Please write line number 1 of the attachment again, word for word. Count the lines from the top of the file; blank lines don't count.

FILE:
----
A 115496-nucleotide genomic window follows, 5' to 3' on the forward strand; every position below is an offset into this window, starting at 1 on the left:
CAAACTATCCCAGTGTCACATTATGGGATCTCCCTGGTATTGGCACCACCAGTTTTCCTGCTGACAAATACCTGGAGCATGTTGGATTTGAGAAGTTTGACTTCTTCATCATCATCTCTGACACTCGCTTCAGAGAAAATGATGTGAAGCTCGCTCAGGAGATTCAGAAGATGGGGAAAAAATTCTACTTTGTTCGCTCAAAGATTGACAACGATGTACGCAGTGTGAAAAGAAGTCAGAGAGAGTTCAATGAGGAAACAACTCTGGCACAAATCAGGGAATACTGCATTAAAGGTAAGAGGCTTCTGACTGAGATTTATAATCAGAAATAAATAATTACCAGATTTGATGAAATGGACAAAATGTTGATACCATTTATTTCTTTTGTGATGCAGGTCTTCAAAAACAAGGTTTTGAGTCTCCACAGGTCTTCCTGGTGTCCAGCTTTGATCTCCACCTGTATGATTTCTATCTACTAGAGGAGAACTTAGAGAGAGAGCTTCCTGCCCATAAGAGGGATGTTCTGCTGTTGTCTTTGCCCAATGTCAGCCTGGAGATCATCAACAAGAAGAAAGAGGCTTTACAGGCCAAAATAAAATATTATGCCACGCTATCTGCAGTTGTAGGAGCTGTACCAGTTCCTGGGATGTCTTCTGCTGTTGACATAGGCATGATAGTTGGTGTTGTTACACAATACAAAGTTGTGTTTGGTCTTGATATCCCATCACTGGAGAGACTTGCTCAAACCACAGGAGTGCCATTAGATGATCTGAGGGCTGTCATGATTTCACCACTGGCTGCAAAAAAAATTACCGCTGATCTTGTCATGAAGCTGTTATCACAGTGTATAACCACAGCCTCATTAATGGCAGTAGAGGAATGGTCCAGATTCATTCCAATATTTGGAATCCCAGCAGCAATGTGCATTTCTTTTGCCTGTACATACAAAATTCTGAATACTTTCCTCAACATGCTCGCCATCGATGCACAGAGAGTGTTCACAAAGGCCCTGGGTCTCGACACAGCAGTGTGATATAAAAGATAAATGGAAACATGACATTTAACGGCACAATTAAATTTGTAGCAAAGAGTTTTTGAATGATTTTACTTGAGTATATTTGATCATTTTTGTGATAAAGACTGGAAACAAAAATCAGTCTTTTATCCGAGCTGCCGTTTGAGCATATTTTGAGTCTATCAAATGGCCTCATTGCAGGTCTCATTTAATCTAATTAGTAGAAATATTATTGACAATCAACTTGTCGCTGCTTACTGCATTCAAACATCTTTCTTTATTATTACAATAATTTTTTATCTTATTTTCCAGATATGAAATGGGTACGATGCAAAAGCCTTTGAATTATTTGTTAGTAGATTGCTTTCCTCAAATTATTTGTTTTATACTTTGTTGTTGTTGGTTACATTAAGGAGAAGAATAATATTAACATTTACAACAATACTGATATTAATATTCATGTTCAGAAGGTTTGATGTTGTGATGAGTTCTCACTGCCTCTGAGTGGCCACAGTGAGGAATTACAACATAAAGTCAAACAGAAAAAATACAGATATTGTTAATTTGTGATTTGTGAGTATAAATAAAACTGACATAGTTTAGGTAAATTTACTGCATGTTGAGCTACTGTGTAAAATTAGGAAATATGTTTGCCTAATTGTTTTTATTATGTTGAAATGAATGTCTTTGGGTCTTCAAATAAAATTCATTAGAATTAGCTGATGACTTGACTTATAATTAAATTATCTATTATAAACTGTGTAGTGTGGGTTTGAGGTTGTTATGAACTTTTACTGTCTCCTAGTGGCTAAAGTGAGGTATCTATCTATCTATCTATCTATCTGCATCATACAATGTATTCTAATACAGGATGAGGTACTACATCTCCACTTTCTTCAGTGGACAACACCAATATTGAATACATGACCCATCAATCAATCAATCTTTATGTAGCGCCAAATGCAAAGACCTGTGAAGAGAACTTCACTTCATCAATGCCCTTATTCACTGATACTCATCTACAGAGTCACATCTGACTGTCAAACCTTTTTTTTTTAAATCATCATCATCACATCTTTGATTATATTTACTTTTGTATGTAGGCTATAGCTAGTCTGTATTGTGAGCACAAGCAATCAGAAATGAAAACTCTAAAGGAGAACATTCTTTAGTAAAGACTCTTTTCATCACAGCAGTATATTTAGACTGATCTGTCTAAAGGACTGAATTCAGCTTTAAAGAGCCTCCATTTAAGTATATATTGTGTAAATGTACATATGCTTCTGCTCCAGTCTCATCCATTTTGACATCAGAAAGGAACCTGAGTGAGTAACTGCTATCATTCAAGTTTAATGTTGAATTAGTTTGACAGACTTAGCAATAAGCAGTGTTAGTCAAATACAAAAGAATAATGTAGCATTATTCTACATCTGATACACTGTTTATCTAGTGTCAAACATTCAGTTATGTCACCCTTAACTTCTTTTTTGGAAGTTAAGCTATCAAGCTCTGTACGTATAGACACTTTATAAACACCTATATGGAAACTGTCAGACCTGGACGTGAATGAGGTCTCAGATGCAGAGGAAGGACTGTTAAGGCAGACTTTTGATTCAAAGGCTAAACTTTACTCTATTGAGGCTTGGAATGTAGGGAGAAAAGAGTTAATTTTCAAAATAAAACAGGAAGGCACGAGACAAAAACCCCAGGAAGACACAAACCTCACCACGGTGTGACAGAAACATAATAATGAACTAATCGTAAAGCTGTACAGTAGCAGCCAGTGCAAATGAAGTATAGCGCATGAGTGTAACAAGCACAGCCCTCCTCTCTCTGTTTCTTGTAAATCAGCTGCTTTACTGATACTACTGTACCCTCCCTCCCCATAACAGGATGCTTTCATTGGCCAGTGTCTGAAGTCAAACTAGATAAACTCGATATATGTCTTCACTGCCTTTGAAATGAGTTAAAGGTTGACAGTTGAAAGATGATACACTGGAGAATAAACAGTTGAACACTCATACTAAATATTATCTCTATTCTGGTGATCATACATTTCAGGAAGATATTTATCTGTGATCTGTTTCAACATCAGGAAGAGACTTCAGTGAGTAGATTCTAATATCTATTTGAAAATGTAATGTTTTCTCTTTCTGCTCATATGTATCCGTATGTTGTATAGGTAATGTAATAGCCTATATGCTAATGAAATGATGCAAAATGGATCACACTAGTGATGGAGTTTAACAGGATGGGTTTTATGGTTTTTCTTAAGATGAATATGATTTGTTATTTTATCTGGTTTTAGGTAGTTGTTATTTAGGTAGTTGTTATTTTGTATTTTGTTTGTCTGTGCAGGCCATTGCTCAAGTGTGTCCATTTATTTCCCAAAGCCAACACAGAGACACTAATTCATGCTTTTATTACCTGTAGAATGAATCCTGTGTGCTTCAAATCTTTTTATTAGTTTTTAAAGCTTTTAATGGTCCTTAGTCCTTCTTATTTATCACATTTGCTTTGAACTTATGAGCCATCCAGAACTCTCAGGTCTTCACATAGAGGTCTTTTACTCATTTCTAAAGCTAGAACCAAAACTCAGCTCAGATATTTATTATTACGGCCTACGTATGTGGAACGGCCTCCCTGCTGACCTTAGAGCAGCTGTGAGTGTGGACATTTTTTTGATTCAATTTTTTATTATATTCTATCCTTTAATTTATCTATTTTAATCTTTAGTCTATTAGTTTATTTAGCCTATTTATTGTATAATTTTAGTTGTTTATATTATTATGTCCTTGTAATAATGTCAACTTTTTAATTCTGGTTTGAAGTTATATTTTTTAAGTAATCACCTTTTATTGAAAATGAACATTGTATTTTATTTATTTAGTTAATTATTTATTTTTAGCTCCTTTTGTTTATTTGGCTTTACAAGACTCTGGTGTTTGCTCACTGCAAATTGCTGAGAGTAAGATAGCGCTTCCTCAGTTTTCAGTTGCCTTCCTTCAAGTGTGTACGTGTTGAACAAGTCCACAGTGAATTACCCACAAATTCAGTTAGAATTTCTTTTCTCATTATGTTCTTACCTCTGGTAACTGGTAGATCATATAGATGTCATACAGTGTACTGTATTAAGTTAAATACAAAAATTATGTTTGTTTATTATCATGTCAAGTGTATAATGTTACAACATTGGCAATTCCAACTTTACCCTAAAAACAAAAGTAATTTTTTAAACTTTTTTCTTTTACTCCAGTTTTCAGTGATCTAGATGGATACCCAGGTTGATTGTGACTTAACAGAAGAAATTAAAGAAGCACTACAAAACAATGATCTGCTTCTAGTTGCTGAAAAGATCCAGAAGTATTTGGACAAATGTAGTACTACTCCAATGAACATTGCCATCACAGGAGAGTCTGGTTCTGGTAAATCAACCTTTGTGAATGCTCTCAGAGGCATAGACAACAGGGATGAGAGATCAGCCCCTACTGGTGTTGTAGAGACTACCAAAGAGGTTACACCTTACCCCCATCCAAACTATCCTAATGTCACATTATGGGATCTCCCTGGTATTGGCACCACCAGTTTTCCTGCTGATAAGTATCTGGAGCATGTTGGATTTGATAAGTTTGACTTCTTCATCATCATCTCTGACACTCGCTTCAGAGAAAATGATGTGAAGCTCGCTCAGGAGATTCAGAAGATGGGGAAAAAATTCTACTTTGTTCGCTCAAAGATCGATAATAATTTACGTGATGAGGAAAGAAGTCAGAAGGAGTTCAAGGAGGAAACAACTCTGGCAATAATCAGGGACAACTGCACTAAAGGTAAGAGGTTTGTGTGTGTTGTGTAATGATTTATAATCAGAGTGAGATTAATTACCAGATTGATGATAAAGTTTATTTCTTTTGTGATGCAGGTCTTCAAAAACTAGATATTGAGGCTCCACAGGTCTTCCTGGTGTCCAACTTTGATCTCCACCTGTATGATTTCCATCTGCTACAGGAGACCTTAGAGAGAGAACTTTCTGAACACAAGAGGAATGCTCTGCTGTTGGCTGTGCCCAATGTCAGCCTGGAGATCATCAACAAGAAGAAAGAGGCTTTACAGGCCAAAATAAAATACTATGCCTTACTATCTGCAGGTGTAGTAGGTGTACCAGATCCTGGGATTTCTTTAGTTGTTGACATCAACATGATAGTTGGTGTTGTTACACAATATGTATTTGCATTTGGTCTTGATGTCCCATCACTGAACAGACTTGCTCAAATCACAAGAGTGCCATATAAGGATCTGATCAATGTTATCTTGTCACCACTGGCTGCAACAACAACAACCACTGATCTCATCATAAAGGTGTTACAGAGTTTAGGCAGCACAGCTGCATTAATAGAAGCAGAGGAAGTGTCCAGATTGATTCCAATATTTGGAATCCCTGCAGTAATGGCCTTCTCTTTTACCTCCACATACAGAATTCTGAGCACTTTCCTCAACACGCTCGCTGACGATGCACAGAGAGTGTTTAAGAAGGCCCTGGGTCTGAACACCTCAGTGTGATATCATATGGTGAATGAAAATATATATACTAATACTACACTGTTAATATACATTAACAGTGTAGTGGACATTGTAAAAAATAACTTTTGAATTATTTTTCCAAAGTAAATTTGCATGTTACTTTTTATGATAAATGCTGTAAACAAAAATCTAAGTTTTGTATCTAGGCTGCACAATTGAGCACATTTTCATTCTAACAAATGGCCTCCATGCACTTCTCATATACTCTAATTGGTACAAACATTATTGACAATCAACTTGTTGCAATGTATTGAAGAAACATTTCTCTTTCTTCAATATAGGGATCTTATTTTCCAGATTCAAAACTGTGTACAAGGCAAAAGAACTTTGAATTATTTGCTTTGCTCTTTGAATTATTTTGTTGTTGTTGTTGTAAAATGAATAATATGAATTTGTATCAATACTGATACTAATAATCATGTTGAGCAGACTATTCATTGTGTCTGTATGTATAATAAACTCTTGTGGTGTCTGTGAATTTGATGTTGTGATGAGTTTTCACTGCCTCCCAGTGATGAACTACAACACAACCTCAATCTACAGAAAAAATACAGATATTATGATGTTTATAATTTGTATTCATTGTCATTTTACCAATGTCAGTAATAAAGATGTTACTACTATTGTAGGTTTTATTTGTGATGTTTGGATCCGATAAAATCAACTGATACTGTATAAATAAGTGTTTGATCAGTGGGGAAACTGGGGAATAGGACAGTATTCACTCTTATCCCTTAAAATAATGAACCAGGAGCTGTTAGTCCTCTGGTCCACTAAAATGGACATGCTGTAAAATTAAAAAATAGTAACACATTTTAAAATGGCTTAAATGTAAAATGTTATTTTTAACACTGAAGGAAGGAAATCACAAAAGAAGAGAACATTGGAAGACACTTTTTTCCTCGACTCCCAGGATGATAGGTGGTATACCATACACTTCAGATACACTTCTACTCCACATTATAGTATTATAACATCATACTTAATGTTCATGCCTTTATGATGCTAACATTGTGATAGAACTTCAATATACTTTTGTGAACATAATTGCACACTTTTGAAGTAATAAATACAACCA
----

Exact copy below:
A 115496-nucleotide genomic window follows, 5' to 3' on the forward strand; every position below is an offset into this window, starting at 1 on the left: